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We are recruiting – staff needed

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The council is urgently seeking more staff as a result of the coronavirus outbreak.

We are looking to recruit people into a number of jobs throughout Carmarthenshire to help keep frontline services running, but particularly need carers, cleaners and catering staff.

No previous experience is needed, as full training will be provided.

The council offers good rates of pay and flexible hours. Full and part-time, permanent and temporary contracts are available.

The council also has vacancies for social workers so if you have the relevant qualifications and experience please get in touch.

Deputy Leader Cllr Mair Stephens, executive board member for recruitment and training, said: “It is vital that we keep our essential frontline services running during this crisis; and as a result, we have some vacancies that we need to fill immediately.

“We may also start to see staff shortages in some areas in the coming weeks, so we need to be prepared to fill these.

“We are urging people who are in a position to apply for these jobs to please contact us, your community needs you. Don’t worry if you don’t have experience in these areas as full training will be given.

“As well as recruiting new staff, we are also redeploying staff where possible from non-critical services to other roles as and when needed.

“I want to reassure residents we are doing all we can to protect frontline services during this extremely difficult and uncertain time.”

We want to make the application process as easy as possible, so only the mandatory fields on the application form will need to be completed along with a brief statement. Applicants will be contacted by telephone following their application.

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Over 100 iPads handed out to council care homes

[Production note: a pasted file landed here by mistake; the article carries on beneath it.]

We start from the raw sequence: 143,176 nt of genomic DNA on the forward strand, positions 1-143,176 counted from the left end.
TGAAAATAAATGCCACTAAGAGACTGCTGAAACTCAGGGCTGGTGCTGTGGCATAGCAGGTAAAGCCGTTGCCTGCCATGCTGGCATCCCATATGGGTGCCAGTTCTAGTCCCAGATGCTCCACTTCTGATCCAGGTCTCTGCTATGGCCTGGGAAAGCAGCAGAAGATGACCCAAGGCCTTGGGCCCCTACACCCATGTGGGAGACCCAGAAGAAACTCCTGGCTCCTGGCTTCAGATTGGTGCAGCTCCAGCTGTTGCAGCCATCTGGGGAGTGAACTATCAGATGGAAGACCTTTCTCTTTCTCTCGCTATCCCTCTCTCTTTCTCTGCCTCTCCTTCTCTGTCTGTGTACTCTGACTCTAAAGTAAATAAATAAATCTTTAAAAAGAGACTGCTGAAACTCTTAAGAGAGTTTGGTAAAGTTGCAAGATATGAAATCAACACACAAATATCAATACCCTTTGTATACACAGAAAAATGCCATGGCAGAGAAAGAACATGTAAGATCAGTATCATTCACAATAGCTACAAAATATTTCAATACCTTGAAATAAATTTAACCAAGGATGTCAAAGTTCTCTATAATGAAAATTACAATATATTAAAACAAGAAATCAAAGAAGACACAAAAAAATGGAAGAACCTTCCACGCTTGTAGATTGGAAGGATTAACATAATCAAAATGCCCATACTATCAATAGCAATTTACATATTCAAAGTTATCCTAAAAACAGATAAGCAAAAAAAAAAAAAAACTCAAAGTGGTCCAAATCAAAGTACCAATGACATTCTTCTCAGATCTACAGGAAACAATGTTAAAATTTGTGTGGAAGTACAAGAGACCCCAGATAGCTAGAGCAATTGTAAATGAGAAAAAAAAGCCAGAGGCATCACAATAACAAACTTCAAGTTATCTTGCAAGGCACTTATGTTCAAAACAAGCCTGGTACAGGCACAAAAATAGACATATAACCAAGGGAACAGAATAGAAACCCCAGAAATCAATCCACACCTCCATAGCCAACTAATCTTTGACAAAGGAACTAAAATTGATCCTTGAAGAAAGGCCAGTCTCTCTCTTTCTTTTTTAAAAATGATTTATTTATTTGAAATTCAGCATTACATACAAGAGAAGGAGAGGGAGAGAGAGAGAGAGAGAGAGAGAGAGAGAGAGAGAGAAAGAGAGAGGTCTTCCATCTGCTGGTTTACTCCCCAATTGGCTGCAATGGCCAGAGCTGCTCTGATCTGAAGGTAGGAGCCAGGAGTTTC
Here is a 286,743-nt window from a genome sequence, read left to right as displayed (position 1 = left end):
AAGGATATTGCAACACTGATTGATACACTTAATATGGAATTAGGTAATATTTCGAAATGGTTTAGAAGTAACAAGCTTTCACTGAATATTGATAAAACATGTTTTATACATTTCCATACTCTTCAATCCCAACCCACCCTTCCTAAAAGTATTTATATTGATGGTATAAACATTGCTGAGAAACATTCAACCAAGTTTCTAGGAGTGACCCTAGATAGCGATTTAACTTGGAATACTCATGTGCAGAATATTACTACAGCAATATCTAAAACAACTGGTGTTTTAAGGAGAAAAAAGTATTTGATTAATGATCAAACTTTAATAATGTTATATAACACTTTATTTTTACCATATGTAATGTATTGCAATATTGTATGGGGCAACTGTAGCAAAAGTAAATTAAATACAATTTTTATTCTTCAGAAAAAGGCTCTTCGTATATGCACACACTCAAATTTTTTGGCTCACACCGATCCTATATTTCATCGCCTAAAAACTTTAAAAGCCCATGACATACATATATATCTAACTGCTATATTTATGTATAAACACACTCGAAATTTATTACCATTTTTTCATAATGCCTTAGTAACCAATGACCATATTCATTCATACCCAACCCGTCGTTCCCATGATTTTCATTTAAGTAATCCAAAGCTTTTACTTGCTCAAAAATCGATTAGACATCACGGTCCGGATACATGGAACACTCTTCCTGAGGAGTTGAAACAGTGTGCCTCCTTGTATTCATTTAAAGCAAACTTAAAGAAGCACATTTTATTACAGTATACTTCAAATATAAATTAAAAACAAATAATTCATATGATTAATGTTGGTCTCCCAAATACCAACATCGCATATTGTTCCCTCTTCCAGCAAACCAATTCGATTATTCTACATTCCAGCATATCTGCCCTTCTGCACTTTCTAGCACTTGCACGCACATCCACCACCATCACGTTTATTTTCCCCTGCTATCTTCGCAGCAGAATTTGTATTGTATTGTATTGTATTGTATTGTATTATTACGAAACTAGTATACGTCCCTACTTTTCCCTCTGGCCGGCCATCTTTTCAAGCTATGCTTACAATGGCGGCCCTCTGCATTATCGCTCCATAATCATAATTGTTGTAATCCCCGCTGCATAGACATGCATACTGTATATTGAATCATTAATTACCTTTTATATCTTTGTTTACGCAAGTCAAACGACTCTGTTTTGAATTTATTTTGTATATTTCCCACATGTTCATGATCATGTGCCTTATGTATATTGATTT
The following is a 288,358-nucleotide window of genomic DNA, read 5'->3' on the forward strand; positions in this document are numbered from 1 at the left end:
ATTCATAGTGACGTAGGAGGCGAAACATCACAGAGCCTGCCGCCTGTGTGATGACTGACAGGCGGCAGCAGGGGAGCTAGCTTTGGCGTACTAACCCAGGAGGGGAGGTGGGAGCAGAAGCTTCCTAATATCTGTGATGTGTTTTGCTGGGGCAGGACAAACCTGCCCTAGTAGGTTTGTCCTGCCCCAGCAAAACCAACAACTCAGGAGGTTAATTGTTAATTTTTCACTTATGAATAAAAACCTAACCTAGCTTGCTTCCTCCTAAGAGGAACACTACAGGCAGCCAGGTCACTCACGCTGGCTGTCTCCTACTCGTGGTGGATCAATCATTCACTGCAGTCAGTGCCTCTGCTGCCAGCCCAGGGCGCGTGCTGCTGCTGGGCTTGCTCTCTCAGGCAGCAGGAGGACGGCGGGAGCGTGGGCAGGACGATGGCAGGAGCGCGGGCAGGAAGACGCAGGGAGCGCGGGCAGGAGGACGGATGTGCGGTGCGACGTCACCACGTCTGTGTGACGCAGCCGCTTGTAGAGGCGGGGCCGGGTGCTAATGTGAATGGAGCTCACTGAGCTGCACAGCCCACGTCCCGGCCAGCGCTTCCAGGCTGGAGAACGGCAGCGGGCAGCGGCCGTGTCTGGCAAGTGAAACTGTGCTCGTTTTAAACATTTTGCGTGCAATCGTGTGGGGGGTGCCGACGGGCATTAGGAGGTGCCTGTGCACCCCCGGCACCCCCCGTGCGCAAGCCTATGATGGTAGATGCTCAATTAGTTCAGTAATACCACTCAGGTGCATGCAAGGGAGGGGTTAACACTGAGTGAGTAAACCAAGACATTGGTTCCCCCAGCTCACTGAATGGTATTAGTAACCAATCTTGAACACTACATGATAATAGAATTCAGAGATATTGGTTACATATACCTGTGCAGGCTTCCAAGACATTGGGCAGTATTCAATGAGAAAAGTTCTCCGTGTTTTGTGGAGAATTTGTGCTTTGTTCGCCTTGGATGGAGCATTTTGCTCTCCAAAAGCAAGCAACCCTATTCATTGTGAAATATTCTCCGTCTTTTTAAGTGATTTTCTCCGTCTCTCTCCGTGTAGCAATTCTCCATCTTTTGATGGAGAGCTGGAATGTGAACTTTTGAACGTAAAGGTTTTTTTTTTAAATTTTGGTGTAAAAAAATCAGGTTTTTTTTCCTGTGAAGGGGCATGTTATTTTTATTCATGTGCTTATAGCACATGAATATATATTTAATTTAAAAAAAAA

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More than 100 iPads are being handed out to council care homes in Carmarthenshire so that residents can communicate face to face with their loved ones.

It comes after visiting restrictions were placed on residential homes across the UK in response to the Coronavirus outbreak.

The 110 tablets will be distributed across the seven homes, which accommodate 248 beds, and will ensure residents maintain contact via video calling their families and relatives whilst they are staying indoors to protect from the risk of contracting coronavirus.

Staff have been working closely with families to ensure they keep contact with their loved ones in this evolving situation.

Executive board member for social care, Cllr Jane Tremlett said: “We are pleased we have been able to provide all our care homes with iPads which will help residents to keep in touch with their family members during these unprecedented and challenging times. Understandably these necessary restrictions placed on our care homes will cause distress to both the relative and resident so the use of this technology will hopefully help to close that gap. Already we have seen some positive results and residents have been overjoyed to see their family faces.”

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Abergwili: Police investigate death of couple in property on High Street

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DYFED-POWYS POLICE is investigating the sudden death of a man and a woman who died in a property at High Street, Abergwili, Carmarthen.

A spokesman said: “Police were called to the address shortly after 6pm on Thursday, 26 March 2020. Officers are currently investigating the circumstances of the deaths, which are being treated as unexplained.

“They are not being linked to COVID-19 at this time.

“Next of kin and HM Coroner are aware.”

The family said: “It is with great sadness that we announce the passing of John David Bound and Gwendoline Christine Bound.

“The family wish for their privacy to be respected in their time of grief.”